Reflective vests gives a false sense of safety for cyclists, study shows

A cyclist with a reflective safety vest. Photo credit: Panda Evans (cc)

Results from a study done by a research group at the Skövde University in Sweden might surprise cyclists. Their research project, named Urbanist 2, have looked at how well reflexes helps motorists’ spot cyclists in the dark. Their conclusion is that it is dangerous to rely on the bright, and among cyclists, popular reflective vests.

“What we have seen in our research is such that the reflective vest provides a false sense of security at night, when it in no way helps the motorist to interpret the rider's movement information,” said Paul Hemeren, PhD in Cognitive Science at the University of Skövde.

Instead, their findings show, it’s more important where on your body those reflexes are located. The best placements are on the head, arms, feet, and other body parts that are moving when you’re cycling.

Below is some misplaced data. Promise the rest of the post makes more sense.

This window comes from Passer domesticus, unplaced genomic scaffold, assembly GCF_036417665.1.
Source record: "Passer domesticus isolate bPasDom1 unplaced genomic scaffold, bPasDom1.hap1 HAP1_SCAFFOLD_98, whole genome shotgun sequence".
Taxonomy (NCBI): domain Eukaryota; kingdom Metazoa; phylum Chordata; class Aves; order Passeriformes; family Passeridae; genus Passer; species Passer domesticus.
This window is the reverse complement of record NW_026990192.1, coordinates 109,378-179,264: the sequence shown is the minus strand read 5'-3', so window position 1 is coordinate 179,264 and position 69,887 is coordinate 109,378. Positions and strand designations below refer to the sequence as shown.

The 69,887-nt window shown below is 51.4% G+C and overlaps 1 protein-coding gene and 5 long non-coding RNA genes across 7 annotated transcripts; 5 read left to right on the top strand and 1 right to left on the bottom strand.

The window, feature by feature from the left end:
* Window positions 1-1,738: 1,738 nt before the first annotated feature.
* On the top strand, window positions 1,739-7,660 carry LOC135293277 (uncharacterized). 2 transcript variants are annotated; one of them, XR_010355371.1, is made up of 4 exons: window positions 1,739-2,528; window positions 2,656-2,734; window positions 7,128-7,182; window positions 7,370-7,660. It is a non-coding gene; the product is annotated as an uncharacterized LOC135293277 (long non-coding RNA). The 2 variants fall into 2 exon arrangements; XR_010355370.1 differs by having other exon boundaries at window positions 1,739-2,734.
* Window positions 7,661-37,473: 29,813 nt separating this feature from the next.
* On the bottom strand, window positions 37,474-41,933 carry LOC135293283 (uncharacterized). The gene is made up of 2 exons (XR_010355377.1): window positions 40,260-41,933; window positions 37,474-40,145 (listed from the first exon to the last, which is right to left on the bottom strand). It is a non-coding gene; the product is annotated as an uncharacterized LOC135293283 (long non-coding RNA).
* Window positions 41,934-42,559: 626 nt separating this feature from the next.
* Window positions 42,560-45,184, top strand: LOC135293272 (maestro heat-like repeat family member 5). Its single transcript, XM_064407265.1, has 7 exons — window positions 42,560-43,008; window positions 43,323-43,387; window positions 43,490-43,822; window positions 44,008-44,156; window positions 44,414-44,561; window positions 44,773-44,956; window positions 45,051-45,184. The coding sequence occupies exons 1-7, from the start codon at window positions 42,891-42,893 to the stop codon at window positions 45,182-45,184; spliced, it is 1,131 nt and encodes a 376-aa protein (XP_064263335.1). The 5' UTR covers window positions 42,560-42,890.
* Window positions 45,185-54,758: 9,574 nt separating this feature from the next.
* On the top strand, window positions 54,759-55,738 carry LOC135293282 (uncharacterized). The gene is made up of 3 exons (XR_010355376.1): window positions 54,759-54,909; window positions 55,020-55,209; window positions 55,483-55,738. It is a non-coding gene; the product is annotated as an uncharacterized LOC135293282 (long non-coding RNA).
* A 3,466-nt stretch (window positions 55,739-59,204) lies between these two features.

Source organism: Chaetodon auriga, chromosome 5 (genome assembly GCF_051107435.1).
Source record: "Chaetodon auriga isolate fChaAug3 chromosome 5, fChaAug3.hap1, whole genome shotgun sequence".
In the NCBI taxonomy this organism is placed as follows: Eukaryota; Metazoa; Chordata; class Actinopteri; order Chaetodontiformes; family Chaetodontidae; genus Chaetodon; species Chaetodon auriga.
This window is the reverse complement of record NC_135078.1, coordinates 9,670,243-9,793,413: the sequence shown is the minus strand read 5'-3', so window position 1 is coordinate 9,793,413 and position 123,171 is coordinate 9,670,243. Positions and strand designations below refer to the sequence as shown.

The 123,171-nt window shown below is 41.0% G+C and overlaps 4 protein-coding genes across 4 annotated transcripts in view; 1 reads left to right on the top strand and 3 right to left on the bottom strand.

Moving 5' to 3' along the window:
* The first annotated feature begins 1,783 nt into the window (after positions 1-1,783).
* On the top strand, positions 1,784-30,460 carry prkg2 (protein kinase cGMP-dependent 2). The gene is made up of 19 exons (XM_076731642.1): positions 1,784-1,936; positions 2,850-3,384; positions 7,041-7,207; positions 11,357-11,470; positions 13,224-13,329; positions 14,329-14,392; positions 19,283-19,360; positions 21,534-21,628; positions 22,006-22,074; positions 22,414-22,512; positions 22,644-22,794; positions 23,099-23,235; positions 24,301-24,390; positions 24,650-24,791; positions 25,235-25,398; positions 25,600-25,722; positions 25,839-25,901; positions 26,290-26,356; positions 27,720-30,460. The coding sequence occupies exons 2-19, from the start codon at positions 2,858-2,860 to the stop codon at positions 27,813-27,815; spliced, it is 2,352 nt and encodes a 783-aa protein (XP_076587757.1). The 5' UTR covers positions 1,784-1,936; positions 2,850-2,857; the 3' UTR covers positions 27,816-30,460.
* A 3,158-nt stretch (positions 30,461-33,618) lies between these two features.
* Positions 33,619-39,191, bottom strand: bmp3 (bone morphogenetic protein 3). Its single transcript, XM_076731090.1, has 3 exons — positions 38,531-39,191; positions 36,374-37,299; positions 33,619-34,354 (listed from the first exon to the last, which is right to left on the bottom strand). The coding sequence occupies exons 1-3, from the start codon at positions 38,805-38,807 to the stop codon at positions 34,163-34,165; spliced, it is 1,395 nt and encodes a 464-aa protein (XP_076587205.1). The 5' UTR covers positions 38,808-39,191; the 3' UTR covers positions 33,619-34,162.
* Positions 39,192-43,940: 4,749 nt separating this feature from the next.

“If you place a reflective stripe on the back of the helmet, which continues in a vertical line down the back, you create a line that breaks when the rider turns his or hers head,” Hemeren said. “This shows [for the motorist] that it’s a high probability that the cyclist will turn. And if reflexes are also placed on other body joints you will reach an even better result.”

If the reflexes are placed like this, it reinforces a riders unconscious patterns of movement and in turn makes it easier for the motorist to make an accurate assessment of the cyclist’s intentions – in up to 97 percent of the cases. Without it, the study finds that the motorists could only make a correct assessment in little over 70 percent of the cases.

Obviously one shouldn't draw too many conclusions from only one study, but apparently, those reflective safety vests used by many cyclists might not do much to protect the wearer – at least if the wearer is on a bike.


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